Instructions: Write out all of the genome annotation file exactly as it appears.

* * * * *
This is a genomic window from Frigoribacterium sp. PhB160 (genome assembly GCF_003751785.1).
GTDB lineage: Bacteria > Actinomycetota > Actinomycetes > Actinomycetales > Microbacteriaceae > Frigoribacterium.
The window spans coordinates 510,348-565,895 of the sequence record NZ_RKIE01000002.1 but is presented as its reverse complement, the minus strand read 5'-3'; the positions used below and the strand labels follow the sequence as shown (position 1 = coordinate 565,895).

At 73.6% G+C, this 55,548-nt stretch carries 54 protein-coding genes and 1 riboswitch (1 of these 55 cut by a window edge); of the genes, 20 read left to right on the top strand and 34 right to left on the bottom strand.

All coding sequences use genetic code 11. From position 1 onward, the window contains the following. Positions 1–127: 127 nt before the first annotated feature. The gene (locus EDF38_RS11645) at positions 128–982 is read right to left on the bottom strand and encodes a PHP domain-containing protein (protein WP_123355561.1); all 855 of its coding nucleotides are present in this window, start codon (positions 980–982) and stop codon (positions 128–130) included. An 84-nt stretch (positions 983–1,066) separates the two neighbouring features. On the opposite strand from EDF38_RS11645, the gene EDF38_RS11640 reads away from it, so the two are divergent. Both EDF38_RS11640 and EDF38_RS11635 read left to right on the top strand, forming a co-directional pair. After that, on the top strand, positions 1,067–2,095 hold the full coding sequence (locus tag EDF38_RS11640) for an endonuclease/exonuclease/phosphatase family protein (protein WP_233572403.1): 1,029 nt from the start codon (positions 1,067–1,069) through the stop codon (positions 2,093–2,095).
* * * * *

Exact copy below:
This is a genomic window from Frigoribacterium sp. PhB160 (genome assembly GCF_003751785.1).
GTDB lineage: Bacteria > Actinomycetota > Actinomycetes > Actinomycetales > Microbacteriaceae > Frigoribacterium.
The window spans coordinates 510,348-565,895 of the sequence record NZ_RKIE01000002.1 but is presented as its reverse complement, the minus strand read 5'-3'; the positions used below and the strand labels follow the sequence as shown (position 1 = coordinate 565,895).

At 73.6% G+C, this 55,548-nt stretch carries 54 protein-coding genes and 1 riboswitch (1 of these 55 cut by a window edge); of the genes, 20 read left to right on the top strand and 34 right to left on the bottom strand.

All coding sequences use genetic code 11. From position 1 onward, the window contains the following. Positions 1–127: 127 nt before the first annotated feature. The gene (locus EDF38_RS11645) at positions 128–982 is read right to left on the bottom strand and encodes a PHP domain-containing protein (protein WP_123355561.1); all 855 of its coding nucleotides are present in this window, start codon (positions 980–982) and stop codon (positions 128–130) included. An 84-nt stretch (positions 983–1,066) separates the two neighbouring features. On the opposite strand from EDF38_RS11645, the gene EDF38_RS11640 reads away from it, so the two are divergent. Both EDF38_RS11640 and EDF38_RS11635 read left to right on the top strand, forming a co-directional pair. After that, on the top strand, positions 1,067–2,095 hold the full coding sequence (locus tag EDF38_RS11640) for an endonuclease/exonuclease/phosphatase family protein (protein WP_233572403.1): 1,029 nt from the start codon (positions 1,067–1,069) through the stop codon (positions 2,093–2,095).